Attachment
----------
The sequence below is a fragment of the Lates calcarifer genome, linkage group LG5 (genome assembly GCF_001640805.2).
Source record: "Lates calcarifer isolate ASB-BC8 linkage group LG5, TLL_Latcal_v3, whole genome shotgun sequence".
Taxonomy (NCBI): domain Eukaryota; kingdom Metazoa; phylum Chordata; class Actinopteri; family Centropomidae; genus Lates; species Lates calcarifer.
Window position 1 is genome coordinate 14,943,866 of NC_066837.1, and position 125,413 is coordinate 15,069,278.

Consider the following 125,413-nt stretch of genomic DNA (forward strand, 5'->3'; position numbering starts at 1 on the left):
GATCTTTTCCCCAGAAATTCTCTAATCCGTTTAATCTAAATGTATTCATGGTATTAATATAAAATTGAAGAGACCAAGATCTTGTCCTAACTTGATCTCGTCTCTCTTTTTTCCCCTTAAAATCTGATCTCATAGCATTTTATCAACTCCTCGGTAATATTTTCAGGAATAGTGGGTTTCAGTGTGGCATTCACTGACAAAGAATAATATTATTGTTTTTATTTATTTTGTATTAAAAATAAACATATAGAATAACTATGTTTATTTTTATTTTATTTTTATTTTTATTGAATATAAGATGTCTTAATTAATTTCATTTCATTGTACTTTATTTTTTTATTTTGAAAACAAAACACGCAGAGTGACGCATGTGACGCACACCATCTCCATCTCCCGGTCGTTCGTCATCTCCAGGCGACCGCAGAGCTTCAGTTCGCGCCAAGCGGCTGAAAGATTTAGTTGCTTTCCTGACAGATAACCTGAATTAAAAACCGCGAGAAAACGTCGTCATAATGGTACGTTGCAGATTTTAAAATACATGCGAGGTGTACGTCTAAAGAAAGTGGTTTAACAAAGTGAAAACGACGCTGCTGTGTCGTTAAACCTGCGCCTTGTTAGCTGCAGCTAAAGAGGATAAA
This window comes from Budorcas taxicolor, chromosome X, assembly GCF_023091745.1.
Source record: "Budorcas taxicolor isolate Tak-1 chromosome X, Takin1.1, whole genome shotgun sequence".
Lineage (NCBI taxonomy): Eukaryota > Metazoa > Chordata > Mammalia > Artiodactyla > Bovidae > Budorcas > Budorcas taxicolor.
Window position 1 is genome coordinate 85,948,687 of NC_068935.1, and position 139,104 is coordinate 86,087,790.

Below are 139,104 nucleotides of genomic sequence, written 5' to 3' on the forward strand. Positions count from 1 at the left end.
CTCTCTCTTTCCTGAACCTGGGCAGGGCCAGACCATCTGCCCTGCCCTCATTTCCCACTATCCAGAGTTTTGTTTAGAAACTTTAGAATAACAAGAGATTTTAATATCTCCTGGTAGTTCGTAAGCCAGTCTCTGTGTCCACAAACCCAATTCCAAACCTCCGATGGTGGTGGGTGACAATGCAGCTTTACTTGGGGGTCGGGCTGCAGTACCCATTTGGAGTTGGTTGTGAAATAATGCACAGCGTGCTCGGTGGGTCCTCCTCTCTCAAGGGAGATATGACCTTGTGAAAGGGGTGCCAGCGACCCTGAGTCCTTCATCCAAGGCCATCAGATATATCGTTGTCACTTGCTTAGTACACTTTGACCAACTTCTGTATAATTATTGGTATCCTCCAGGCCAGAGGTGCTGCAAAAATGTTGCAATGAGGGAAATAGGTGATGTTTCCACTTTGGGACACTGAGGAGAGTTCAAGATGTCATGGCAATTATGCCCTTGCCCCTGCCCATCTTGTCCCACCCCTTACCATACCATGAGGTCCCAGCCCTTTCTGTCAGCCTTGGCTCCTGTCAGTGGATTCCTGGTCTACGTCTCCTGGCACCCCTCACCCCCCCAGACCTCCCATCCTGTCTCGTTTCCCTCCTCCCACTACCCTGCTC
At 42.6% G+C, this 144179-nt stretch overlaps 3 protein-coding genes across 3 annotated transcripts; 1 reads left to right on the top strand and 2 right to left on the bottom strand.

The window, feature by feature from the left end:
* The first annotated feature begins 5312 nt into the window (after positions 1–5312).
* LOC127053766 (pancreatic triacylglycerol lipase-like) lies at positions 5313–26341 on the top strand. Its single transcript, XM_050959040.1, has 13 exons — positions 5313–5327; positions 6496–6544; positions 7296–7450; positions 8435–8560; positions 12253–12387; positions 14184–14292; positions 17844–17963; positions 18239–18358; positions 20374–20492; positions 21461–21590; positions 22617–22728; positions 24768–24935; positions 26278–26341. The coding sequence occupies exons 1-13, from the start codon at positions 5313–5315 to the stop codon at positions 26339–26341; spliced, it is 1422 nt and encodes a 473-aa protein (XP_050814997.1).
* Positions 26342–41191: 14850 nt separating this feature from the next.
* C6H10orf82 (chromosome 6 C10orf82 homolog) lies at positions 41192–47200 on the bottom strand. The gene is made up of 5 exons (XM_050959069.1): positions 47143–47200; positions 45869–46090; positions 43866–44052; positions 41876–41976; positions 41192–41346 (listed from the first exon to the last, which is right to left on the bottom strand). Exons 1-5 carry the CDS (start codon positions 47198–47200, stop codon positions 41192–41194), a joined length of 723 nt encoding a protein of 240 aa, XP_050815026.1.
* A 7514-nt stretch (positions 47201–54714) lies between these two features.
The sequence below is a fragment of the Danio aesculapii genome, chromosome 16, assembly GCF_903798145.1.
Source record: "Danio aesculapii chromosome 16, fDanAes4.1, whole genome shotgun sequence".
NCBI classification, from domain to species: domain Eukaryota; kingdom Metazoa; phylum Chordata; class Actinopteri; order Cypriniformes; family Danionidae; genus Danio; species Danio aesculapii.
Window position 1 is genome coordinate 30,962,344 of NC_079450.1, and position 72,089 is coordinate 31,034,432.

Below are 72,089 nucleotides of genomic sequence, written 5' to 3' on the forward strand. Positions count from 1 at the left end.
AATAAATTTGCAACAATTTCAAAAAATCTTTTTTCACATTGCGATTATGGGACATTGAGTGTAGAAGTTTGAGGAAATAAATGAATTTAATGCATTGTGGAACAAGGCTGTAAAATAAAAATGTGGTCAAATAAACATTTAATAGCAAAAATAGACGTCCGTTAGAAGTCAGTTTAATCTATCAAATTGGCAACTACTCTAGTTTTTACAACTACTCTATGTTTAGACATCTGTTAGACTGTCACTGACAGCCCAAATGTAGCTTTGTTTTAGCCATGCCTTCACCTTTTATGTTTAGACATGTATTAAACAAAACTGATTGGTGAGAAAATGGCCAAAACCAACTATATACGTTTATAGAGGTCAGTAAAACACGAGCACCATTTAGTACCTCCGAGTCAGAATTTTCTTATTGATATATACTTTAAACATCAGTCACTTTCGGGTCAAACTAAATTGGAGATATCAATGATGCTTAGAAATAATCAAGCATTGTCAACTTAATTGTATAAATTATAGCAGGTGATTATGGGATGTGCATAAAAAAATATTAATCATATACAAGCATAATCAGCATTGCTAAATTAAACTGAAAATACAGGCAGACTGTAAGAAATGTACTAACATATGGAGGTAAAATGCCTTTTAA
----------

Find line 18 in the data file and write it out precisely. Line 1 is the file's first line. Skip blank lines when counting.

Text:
* C6H10orf82 (chromosome 6 C10orf82 homolog) lies at positions 41192–47200 on the bottom strand. The gene is made up of 5 exons (XM_050959069.1): positions 47143–47200; positions 45869–46090; positions 43866–44052; positions 41876–41976; positions 41192–41346 (listed from the first exon to the last, which is right to left on the bottom strand). Exons 1-5 carry the CDS (start codon positions 47198–47200, stop codon positions 41192–41194), a joined length of 723 nt encoding a protein of 240 aa, XP_050815026.1.